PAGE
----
Camryn Wells [Episode 44 of The Writer’s Way Podcast]

Hello Writers!

This week on the Writer’s Way podcast, guest Camryn Wells shares her experience of becoming a newly published author, the feelings that the process conjures up, and valuable wisdom for aspiring authors everywhere!

Joining me for the first time?  Start at the beginning HERE

Find the episode on YouTube HERE

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Find Camryn’s website HERE

Follow Camryn’s page on Facebook at the Color Play Feel Series

Make a connection with Camryn on Twitter HERE

Find Camryn’s Instagram account HERE


Sponsored by the course Profitable Picture Books: A 30 Day Action Plan ➡ Get 50% off with code HALFOFF!



Laurie: Hello writers, welcome back to the Writer’s Way Podcast. I’m so excited today to introduce you to almost soon to be newly published author Cameron Wells! Woo!

Camryn: Yeah I love it!

Laurie: Now I’ll be calmer. So excited to have you here. Thank you for doing it for me.

Camryn: Thank you for inviting me.


A Little Bit About Camryn

Laurie: You’re welcome. Let’s start off with tell people a little bit about who you are. And then we will segue into how the book idea formed.

Camryn: We can do that. So I am Camryn Wells, I am born and raised in Houston. I still reside here and I have two children, two Littles. I feel like that’s the next thing that comes when you ask about yourself and you’re parents. The children – they’re pretty priority.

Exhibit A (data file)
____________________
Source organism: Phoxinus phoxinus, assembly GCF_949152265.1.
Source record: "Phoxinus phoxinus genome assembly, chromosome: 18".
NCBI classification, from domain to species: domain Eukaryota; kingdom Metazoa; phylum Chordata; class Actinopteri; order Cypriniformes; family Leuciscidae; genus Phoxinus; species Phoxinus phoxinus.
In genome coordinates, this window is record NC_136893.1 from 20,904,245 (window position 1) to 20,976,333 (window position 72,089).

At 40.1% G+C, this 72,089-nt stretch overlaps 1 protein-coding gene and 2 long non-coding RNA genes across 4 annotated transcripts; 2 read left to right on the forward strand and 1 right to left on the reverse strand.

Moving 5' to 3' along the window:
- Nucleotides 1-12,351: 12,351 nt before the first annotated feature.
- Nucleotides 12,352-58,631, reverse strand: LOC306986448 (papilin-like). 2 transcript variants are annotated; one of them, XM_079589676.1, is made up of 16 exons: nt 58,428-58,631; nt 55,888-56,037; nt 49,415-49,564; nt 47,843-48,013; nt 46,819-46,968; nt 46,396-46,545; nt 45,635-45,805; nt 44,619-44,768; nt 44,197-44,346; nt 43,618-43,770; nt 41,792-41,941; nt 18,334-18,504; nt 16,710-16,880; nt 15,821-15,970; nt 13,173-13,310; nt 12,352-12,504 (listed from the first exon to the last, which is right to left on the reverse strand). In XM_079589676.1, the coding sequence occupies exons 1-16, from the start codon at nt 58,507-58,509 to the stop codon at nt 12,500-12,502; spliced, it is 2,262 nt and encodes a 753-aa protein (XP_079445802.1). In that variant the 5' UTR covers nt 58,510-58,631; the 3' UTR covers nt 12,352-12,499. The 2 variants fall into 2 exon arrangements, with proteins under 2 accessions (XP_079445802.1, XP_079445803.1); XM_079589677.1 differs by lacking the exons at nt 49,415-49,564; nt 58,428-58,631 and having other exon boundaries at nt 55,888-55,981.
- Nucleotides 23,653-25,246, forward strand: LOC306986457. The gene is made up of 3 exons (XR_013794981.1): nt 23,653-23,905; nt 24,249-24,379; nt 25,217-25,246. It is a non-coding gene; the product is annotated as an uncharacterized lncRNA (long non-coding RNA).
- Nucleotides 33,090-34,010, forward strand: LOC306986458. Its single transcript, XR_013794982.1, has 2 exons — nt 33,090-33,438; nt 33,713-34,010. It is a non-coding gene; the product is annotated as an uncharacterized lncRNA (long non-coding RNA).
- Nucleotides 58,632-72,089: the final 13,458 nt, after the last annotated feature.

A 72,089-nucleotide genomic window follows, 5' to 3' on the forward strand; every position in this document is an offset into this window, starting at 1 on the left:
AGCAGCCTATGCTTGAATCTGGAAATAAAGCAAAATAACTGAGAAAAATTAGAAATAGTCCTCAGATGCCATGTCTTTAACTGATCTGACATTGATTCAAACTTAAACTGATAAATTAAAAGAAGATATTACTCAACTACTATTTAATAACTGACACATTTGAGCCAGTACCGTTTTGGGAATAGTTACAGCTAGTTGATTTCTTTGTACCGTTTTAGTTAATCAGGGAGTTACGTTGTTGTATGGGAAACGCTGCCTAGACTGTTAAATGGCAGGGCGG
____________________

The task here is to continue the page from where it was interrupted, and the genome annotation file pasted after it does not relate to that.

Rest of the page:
Laurie: Still diapers involved?

Camryn: Still diapers. So I have a 15 month old daughter and a three and a half year old son.

Laurie: So …

Camryn: I have Littles.

Laurie: So close together: respect. Yeah. Yeah.

Camryn: Yeah and I’m married. My husband’s name is Adam and I am here. I have a huge family here.

Laurie: Yes one like one in every sector.

Camryn:  Pretty much.

Laurie: I have a cousin who does that…

Camryn: I know yeah, that’s yeah, we can get into that. But that’s definitely, yeah… I have people.


The Multi-talented Camryn Wells

Laurie: People. What did you do before you mom’d?

Camryn: So I’m actually still doing it. I’ve worked in non-profit for about 18,19 years and various roles. I started with a nonprofit organization that did K through 12 programs, tutorials, and after school programs – was their Major Market. So I was a staff and when I left there I was a director. I went through that and then my next nonprofit was in Healthcare.

And then I went into another nonprofit that worked with under-served youth and got them into Fortune 500 internships. Currently I am a remote grant writer for a nonprofit that has over a hundred different branches. And so I work for two of them: one in Houston and one in Northern California.